Brian D. Perskin & Associates

Is New York State Ready for No Fault Divorce?

A matrimonial commission established by the state's chief judge, Judith Kaye, has recommended that New York join with the rest of the nation and enact a no-fault divorce law.

In my opinion forcing parties to admit or be found at fault is time consuming and costly, and generates bitterness during the divorce process. In New York, couples who agree to a divorce have two options. They can sign a separation agreement and live apart for a year, at which time a divorce becomes final. Or, if they want to sever ties more quickly, they can cite one of four grounds under which a divorce can be granted in New York -- adultery, cruelty, abandonment for a year or more, or imprisonment for three years or more. Not surprisingly, many couples who want to end their relationship quickly agree to lie about one of these grounds in order to obtain a divorce. Thus, they end their marriage on a mutual note of perjury. Judges through the State of New York regularly tell litigants to agree on a ground for divorce. The most common agreement is constructive abandonment.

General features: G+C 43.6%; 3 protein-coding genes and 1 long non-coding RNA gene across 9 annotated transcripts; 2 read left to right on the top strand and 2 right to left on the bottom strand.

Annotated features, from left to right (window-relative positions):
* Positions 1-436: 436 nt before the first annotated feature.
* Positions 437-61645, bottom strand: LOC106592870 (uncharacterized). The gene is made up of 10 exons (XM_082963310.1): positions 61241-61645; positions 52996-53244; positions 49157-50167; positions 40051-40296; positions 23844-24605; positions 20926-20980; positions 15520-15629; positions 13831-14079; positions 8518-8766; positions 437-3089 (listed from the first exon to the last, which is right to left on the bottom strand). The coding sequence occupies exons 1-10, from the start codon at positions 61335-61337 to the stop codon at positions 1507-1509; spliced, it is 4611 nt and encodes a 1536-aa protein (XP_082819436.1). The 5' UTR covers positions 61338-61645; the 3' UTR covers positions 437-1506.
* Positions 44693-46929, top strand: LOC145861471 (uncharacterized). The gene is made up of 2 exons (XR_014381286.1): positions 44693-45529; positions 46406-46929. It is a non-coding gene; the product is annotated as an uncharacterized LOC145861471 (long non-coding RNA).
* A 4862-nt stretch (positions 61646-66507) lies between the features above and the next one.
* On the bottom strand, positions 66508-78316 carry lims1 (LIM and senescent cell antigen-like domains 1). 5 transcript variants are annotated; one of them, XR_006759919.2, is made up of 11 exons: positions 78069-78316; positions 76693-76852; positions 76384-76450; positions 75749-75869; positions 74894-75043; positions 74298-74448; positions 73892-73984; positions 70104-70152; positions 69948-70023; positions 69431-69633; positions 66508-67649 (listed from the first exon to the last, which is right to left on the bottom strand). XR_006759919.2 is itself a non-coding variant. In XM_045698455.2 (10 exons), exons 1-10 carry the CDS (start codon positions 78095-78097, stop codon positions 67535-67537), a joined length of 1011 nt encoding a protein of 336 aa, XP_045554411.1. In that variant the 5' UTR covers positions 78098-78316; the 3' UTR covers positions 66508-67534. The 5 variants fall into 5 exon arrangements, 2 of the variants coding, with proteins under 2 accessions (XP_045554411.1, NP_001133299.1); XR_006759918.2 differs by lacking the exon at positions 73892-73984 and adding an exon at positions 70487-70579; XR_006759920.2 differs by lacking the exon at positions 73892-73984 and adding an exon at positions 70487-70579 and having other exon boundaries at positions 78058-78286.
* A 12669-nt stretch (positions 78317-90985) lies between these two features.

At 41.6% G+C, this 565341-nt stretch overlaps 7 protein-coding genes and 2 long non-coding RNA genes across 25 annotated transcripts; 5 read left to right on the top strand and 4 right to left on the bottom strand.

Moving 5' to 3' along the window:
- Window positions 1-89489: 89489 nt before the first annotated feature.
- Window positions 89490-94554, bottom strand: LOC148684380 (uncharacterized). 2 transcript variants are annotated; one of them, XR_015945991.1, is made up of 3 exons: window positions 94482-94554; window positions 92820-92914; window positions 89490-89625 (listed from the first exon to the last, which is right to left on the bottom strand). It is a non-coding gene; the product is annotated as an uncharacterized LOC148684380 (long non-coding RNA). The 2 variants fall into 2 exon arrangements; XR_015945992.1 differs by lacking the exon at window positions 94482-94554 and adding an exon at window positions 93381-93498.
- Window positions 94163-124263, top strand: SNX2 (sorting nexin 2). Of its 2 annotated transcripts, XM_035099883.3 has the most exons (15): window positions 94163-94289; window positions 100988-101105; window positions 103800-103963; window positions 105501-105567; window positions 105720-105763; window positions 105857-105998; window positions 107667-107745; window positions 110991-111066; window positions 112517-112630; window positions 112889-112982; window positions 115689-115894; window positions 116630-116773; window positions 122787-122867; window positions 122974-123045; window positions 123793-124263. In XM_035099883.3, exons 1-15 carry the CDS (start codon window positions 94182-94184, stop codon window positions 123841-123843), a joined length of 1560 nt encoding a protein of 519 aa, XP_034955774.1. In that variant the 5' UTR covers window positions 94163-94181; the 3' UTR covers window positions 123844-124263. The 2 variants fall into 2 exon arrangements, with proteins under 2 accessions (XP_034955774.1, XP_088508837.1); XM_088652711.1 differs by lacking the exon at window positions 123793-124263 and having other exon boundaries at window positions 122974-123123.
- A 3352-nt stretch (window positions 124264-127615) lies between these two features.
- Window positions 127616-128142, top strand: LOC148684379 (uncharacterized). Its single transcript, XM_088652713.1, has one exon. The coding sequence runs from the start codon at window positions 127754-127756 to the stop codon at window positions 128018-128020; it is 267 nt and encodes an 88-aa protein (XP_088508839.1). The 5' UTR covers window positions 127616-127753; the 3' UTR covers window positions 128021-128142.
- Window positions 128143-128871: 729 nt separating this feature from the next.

It is ridiculous that during the course of a contested litigation in New York over issues of custody, visitation and equitable distribution that Lawyers and Judges have to persuade the parties to swear to grounds that they are not comfortable with. Unfortunately, this is the system we have in New York